Two screws on the back…
6.

Before you pry the case away there are two cables connected. One of these cables is opposite to your 6 pin PCI-E power rail. Make sure not to open the case to far and be gentle unseating those guys by gently prying and rocking them out with a spudger (on each side) gently till you can grab them firmly without touching the thin cable.

Quadro FX Debris
Be gentle with these cables and don’t separate the board until you have disconnected them both!

 

7.

There is another near the S-Video port, use the same smooth motion to remove it.

Cable near the S-Video port
Cable near the S-Video port
8.

Now pull the card free, gently rock it off the face of the chip. There, pat yourself on the back, you have succesfully completed the Quadro FX 4800 teardown. The thermal paste wasn’t too tough to pull apart for me but I have heard that it can be a pretty sticky. Now you can visually tell what components had thermal coupling on them by which chips are gooey. Take a photo for reference, it’s just good to feel secure that you didn’t leave one out. Clean everything up and get rid of any dust.

Seperate the fan from the board
Seperate the fan from the board
9.

Once you have everything cleaned up reapply arctic silver thermal compound on the heat spreader and start placing the thermal pads on the components with tweezers. Make sure you pad everything that had thermal tape removed.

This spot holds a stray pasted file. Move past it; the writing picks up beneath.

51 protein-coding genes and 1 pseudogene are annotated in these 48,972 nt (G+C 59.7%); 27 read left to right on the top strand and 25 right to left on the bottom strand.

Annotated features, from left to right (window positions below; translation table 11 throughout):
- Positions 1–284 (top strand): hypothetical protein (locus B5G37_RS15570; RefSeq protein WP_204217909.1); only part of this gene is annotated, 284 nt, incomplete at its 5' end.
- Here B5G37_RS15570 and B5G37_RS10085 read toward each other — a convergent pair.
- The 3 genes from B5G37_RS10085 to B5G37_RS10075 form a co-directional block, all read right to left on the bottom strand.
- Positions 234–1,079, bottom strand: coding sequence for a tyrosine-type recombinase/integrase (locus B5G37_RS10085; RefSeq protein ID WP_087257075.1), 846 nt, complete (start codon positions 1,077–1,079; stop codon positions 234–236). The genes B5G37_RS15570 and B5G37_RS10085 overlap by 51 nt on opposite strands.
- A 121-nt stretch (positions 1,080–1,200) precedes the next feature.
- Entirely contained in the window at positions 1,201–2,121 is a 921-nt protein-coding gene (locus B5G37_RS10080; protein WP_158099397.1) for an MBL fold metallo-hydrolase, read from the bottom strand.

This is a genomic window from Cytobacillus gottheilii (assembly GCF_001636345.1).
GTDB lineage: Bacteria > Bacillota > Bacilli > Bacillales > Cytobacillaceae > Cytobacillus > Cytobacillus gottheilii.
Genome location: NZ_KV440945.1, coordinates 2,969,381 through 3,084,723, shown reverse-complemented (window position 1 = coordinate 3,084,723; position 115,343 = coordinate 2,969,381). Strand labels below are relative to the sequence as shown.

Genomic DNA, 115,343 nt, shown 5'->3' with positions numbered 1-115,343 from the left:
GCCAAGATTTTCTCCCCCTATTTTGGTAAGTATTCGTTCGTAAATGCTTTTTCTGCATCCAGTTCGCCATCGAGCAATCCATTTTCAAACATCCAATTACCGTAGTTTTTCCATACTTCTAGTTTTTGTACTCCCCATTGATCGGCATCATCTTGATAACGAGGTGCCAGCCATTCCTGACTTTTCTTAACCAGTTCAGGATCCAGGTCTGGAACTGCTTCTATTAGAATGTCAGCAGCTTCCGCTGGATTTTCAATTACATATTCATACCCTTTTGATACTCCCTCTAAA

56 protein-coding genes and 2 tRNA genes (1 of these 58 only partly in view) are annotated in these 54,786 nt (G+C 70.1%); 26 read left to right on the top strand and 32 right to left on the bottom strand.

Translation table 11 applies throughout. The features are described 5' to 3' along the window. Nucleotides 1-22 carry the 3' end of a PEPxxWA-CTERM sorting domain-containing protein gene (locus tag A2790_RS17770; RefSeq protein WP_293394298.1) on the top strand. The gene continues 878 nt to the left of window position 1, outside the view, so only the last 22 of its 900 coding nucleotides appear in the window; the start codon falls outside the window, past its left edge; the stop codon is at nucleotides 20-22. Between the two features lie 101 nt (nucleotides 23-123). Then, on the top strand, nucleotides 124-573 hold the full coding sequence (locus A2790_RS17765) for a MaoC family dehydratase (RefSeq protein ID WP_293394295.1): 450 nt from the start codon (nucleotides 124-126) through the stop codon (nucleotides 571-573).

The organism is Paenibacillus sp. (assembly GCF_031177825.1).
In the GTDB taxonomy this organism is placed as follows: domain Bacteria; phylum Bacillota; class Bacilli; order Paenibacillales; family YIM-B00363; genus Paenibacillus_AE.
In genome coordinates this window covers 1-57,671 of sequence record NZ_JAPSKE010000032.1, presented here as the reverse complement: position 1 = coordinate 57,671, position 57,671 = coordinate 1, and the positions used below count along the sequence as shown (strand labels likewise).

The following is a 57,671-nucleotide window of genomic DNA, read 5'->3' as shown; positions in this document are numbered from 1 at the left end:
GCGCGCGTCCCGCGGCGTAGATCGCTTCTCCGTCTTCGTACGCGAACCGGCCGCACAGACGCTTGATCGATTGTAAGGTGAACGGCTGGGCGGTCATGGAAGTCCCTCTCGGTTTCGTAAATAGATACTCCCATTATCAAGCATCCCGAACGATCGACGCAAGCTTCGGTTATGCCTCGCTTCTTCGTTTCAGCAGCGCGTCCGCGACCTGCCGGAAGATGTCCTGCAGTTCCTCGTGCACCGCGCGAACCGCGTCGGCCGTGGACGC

I call my man sun cuz he shine like one
Make it gleam
10.
I use tweezers to place them
I use tweezers to place them
Thermal pad placement
The back too.

Revers the steps and put everything back together!

After this I had no issues with crashing. This card idles at fairly high temperatures and is rated for 90˚C but I was hitting 65˙C shortly after booting and hurtling upwards during h264 playback. Let me know if that helped and as always donate BTC if you feel generous!

 

 

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Using a VPN Service

VPN Servers are available now at as very reasonable rate these days with some plans coming in at sixty dollars or so a year. That’s really cheap as chips when you realize what is at stake. With all the revelations in the past few years of what internet privacy is like these days it’s easy to see why some might just get into a plan.
First of all, it offers a lot of benefits if you’re using streaming services like Netflix or want to use services not available in your area. A VPN is a stepping stone of the internet, as it were. You connect to the server with your traffic using various level’s of encryption to an end point. From this endpoint you emerge to view websites, regardless of the your origin. Using a VPN service is great for people traveling to China and staying at hotels that limit the access you have to the open internet.